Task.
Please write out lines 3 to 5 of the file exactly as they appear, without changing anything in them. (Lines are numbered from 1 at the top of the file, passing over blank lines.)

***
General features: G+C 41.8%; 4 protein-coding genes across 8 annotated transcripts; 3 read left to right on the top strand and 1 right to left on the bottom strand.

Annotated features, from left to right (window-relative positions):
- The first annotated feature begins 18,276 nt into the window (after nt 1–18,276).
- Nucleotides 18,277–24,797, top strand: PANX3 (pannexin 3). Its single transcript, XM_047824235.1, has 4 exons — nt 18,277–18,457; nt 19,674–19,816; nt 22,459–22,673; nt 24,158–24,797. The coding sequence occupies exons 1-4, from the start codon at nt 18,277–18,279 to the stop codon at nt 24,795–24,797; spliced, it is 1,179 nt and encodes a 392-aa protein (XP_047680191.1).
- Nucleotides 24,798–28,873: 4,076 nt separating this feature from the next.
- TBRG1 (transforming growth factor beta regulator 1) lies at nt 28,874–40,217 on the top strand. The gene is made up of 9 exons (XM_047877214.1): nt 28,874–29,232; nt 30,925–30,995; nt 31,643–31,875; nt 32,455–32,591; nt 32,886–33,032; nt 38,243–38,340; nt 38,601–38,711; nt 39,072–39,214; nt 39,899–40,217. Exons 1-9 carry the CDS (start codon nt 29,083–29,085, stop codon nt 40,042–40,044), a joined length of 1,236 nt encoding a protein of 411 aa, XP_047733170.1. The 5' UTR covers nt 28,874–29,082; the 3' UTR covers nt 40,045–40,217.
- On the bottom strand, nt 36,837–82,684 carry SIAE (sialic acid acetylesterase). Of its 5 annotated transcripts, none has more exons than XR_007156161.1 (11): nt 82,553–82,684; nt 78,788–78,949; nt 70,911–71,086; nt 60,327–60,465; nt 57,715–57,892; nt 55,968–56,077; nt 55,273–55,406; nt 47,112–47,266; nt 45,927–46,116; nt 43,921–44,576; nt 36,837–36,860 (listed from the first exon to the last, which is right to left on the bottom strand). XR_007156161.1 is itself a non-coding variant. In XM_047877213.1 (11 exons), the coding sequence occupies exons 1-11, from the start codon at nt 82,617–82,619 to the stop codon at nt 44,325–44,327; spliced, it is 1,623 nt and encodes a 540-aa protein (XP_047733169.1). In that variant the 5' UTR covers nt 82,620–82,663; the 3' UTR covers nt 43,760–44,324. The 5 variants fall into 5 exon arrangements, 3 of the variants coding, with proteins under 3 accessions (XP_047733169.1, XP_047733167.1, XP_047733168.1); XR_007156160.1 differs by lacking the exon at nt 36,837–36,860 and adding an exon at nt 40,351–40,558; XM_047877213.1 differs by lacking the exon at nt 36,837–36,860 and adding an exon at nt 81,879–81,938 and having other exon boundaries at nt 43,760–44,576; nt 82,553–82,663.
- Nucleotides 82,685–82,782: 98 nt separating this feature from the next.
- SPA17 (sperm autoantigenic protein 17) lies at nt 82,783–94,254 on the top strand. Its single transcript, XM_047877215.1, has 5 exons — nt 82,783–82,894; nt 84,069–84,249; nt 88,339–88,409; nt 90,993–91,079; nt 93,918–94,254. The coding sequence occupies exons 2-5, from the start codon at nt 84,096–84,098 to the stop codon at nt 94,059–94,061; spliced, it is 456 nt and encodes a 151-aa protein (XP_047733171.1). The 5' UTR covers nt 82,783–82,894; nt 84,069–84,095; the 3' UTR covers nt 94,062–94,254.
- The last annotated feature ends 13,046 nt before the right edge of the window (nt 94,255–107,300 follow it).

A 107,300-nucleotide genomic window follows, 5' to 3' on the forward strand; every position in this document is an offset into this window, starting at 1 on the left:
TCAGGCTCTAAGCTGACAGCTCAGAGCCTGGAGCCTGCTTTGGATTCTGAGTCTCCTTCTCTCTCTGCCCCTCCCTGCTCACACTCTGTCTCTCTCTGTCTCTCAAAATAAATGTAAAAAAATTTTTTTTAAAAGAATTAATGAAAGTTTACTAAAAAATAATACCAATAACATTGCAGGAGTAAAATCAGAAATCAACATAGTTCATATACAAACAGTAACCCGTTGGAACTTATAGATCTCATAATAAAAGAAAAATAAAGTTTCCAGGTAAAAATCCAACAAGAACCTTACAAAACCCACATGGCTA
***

- The first annotated feature begins 18,276 nt into the window (after nt 1–18,276).
- Nucleotides 18,277–24,797, top strand: PANX3 (pannexin 3). Its single transcript, XM_047824235.1, has 4 exons — nt 18,277–18,457; nt 19,674–19,816; nt 22,459–22,673; nt 24,158–24,797. The coding sequence occupies exons 1-4, from the start codon at nt 18,277–18,279 to the stop codon at nt 24,795–24,797; spliced, it is 1,179 nt and encodes a 392-aa protein (XP_047680191.1).
- Nucleotides 24,798–28,873: 4,076 nt separating this feature from the next.